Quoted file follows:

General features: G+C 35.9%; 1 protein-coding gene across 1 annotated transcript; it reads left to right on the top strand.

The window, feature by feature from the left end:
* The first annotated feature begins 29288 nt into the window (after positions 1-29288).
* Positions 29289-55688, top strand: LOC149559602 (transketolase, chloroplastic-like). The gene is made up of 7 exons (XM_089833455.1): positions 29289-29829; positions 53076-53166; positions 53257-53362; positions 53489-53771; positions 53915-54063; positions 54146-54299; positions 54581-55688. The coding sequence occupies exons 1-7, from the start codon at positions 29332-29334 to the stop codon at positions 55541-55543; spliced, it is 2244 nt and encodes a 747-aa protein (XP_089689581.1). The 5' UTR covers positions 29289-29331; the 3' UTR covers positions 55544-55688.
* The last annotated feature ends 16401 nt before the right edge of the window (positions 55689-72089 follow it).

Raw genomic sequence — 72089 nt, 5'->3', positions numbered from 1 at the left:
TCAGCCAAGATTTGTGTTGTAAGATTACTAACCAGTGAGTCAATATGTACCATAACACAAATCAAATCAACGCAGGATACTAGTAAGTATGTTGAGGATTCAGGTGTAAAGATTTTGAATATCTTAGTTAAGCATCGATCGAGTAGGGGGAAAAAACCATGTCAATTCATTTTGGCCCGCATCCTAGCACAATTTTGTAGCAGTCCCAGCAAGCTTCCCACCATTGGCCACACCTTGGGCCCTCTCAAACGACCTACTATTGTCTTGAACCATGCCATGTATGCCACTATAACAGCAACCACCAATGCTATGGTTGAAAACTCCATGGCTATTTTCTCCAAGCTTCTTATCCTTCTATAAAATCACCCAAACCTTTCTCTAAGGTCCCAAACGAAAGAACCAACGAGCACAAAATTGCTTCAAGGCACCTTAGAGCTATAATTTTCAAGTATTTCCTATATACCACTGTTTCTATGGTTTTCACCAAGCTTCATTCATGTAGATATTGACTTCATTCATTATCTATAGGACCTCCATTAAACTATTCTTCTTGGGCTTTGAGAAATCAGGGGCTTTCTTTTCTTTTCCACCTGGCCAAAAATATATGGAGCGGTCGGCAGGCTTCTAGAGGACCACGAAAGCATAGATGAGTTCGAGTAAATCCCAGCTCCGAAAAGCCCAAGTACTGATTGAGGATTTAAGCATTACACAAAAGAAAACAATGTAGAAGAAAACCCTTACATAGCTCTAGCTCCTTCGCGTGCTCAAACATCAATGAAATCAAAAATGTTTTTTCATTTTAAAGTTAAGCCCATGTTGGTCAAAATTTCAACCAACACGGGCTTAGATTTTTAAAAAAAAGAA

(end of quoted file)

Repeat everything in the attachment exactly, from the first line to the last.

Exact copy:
General features: G+C 35.9%; 1 protein-coding gene across 1 annotated transcript; it reads left to right on the top strand.

The window, feature by feature from the left end:
* The first annotated feature begins 29288 nt into the window (after positions 1-29288).
* Positions 29289-55688, top strand: LOC149559602 (transketolase, chloroplastic-like). The gene is made up of 7 exons (XM_089833455.1): positions 29289-29829; positions 53076-53166; positions 53257-53362; positions 53489-53771; positions 53915-54063; positions 54146-54299; positions 54581-55688. The coding sequence occupies exons 1-7, from the start codon at positions 29332-29334 to the stop codon at positions 55541-55543; spliced, it is 2244 nt and encodes a 747-aa protein (XP_089689581.1). The 5' UTR covers positions 29289-29331; the 3' UTR covers positions 55544-55688.
* The last annotated feature ends 16401 nt before the right edge of the window (positions 55689-72089 follow it).

Raw genomic sequence — 72089 nt, 5'->3', positions numbered from 1 at the left:
TCAGCCAAGATTTGTGTTGTAAGATTACTAACCAGTGAGTCAATATGTACCATAACACAAATCAAATCAACGCAGGATACTAGTAAGTATGTTGAGGATTCAGGTGTAAAGATTTTGAATATCTTAGTTAAGCATCGATCGAGTAGGGGGAAAAAACCATGTCAATTCATTTTGGCCCGCATCCTAGCACAATTTTGTAGCAGTCCCAGCAAGCTTCCCACCATTGGCCACACCTTGGGCCCTCTCAAACGACCTACTATTGTCTTGAACCATGCCATGTATGCCACTATAACAGCAACCACCAATGCTATGGTTGAAAACTCCATGGCTATTTTCTCCAAGCTTCTTATCCTTCTATAAAATCACCCAAACCTTTCTCTAAGGTCCCAAACGAAAGAACCAACGAGCACAAAATTGCTTCAAGGCACCTTAGAGCTATAATTTTCAAGTATTTCCTATATACCACTGTTTCTATGGTTTTCACCAAGCTTCATTCATGTAGATATTGACTTCATTCATTATCTATAGGACCTCCATTAAACTATTCTTCTTGGGCTTTGAGAAATCAGGGGCTTTCTTTTCTTTTCCACCTGGCCAAAAATATATGGAGCGGTCGGCAGGCTTCTAGAGGACCACGAAAGCATAGATGAGTTCGAGTAAATCCCAGCTCCGAAAAGCCCAAGTACTGATTGAGGATTTAAGCATTACACAAAAGAAAACAATGTAGAAGAAAACCCTTACATAGCTCTAGCTCCTTCGCGTGCTCAAACATCAATGAAATCAAAAATGTTTTTTCATTTTAAAGTTAAGCCCATGTTGGTCAAAATTTCAACCAACACGGGCTTAGATTTTTAAAAAAAAGAA